I believe a fundamental human longing is for connection. Most of us get this need met through friends and family, and sometimes we look for connection through brief interactions with strangers.
I guess I was wanting to connect with the elderly Japanese couple seated near me in the shade at an ancient temple in Ayutthaya, Thailand. It was warm and we all apparently wanted a respite from the heat. I gleaned they were Japanese from their son’s talking to them when he deposited them near me.
Reaching back into my college Japanese language course, I conjured up a greeting: “Ohio gazaimas!” I blurted in their direction. They looked a little startled that this tall, Caucasian woman was speaking Japanese to them in the middle of Thailand.
They responded in kind. After a pause, they asked me a question in Japanese, but I have no idea what. I guessed they asked where I was from, which is typical banter between tourists. “I’m from America. San Francisco.” I said thinking they would not recognize San Jose. The man repeated, “San Francisco.” “Hai” (yes), I responded — it was one of the few words I remembered.
They tried again, asking something, but I have no clue what. I could only shake my head and say, “Gomen’nasai” (I’m sorry).
We all nodded and smiled.
Five minutes passed before their son returned to fetch them. As they left, I called, “Sayōnara.” They smiled, waved and echoed my goodbye well wishes.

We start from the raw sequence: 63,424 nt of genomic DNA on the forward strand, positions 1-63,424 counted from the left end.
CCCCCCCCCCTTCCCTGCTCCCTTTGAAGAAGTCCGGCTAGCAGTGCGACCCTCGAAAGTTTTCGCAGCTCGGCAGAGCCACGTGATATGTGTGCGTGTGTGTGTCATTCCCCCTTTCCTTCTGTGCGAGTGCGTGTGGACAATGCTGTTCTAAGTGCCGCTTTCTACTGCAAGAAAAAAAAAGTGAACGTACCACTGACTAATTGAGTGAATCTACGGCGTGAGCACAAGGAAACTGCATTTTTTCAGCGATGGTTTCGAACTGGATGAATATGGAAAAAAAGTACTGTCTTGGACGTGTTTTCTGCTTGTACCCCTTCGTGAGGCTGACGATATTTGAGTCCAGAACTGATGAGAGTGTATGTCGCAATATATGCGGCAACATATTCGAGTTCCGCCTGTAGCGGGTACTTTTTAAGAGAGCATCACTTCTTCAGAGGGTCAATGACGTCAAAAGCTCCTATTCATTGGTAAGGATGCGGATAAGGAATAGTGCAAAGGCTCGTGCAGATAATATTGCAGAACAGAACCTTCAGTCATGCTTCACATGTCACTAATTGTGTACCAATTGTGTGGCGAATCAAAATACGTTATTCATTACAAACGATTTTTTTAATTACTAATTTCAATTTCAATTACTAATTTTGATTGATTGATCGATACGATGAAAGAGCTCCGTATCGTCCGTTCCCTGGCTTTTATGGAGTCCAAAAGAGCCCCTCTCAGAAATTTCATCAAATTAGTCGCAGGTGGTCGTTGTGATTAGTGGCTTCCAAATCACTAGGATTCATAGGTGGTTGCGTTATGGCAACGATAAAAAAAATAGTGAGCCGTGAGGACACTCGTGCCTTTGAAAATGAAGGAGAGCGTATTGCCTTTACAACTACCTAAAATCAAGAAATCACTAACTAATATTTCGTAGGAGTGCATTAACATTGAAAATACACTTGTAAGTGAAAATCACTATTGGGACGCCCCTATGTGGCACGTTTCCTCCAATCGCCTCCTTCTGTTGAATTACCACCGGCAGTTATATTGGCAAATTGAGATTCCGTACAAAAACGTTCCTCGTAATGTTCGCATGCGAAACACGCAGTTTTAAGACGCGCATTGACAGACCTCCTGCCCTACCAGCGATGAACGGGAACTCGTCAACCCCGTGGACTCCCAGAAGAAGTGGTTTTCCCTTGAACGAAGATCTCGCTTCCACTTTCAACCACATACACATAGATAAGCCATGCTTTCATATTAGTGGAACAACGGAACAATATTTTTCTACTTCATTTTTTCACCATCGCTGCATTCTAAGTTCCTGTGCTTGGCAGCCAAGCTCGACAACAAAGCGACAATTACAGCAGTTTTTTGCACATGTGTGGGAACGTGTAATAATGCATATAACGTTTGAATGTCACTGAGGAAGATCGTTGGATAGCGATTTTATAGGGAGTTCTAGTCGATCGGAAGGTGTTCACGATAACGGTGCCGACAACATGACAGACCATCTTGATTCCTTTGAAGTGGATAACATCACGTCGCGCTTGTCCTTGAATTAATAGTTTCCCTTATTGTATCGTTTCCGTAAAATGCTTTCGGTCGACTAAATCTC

I wondered why I even started the conversation, knowing I couldn’t take it much beyond the initial pleasantry. Was I trying to show off that I knew any Japanese? If so, just who was I trying to impress? This elderly couple wouldn’t be impressed with my few-word vocabulary.
Upon reflection, I believe it was because I wanted to connect, thinking this couple must feel out of place in this strange country. Of course, for all I knew, they could have actually been Thailand residents. When I reached out, I had no idea if they spoke any English, but wherever I’ve visited a lot of people have at least rudimentary English skills, which far surpass my piddling foreign language skills.
I wanted, in some small way, to extend a hand of friendship. By their smiles, I think they appreciated my gesture. I know when I travel abroad, I appreciate it when someone extends a welcome to me.